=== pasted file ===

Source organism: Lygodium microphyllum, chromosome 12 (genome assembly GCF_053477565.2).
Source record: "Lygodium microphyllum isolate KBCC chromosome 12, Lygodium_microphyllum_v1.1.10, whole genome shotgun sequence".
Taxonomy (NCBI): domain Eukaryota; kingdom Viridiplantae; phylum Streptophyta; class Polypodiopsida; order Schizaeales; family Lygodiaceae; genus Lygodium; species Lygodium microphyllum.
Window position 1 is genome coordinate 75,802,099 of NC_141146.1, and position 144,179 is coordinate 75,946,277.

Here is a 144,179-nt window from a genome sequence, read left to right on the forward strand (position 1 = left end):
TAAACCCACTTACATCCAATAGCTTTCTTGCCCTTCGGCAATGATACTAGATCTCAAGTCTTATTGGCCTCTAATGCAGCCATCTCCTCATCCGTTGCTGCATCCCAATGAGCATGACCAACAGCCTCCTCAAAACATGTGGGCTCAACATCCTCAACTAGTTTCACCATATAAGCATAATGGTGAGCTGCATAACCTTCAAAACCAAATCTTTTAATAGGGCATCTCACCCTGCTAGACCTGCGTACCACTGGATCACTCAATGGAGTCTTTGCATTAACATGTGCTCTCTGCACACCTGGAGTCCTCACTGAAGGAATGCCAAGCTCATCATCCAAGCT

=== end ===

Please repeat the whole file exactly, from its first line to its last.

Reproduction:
Source organism: Lygodium microphyllum, chromosome 12 (genome assembly GCF_053477565.2).
Source record: "Lygodium microphyllum isolate KBCC chromosome 12, Lygodium_microphyllum_v1.1.10, whole genome shotgun sequence".
Taxonomy (NCBI): domain Eukaryota; kingdom Viridiplantae; phylum Streptophyta; class Polypodiopsida; order Schizaeales; family Lygodiaceae; genus Lygodium; species Lygodium microphyllum.
Window position 1 is genome coordinate 75,802,099 of NC_141146.1, and position 144,179 is coordinate 75,946,277.

Here is a 144,179-nt window from a genome sequence, read left to right on the forward strand (position 1 = left end):
TAAACCCACTTACATCCAATAGCTTTCTTGCCCTTCGGCAATGATACTAGATCTCAAGTCTTATTGGCCTCTAATGCAGCCATCTCCTCATCCGTTGCTGCATCCCAATGAGCATGACCAACAGCCTCCTCAAAACATGTGGGCTCAACATCCTCAACTAGTTTCACCATATAAGCATAATGGTGAGCTGCATAACCTTCAAAACCAAATCTTTTAATAGGGCATCTCACCCTGCTAGACCTGCGTACCACTGGATCACTCAATGGAGTCTTTGCATTAACATGTGCTCTCTGCACACCTGGAGTCCTCACTGAAGGAATGCCAAGCTCATCATCCAAGCT